20th Century Fox’s The Robe was the first motion picture filmed using Fox’s new process called Cinemascope (“The modern miracle you see without glasses!”).
The wide-screen technique was developed in the 1920s by French physicist Henri-Jacques Chrétien and involved the use of a special lens that spread the image over a larger area than a normal cinema screen.
The movie itself was a plodding and pious Biblical epic, with Richard Burton as Marcellus Gallio, the Roman officer who wins Christ’s robe in a game of dice during the Crucifixion.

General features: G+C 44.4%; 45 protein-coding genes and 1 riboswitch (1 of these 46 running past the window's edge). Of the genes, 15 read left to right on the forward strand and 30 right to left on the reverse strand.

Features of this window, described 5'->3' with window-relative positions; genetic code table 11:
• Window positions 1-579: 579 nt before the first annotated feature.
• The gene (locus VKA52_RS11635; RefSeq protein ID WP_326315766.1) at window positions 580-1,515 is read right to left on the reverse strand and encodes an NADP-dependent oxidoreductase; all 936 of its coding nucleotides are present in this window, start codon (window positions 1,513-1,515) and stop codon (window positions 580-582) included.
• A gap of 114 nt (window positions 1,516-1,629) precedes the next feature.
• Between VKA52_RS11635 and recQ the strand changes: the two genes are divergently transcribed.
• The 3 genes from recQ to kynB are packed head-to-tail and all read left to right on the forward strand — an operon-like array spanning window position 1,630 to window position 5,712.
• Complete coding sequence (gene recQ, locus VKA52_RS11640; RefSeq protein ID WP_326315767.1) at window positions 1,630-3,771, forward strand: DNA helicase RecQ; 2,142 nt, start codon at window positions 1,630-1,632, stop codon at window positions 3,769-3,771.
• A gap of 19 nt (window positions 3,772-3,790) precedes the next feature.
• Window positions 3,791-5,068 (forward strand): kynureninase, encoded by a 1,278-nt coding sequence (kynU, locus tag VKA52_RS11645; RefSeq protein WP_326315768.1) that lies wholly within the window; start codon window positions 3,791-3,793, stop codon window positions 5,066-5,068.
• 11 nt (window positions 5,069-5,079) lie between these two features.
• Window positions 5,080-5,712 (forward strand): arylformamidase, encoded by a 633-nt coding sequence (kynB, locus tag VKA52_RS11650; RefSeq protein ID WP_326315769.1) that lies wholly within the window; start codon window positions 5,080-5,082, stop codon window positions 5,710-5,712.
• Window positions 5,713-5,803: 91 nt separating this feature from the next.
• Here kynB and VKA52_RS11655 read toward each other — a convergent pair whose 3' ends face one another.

The torn and bloody garment works its magic and, before long, Burton and Jean Simmons are hauled before the crazed Roman emperor Caligula.
Based on a doorstop bestseller by Lloyd C Douglas, it’s awkwardly directed by Henry Koster and scripted as if by a committee anxious not to offend any race or creed.
On the plus side, Burton is incredibly handsome in Roman garb and Jay Robinson makes an unforgettably melodramatic Caligula.
Victor Mature took it seriously enough to be called on for the sequel, Demetrius and the Gladiators.
Betta St John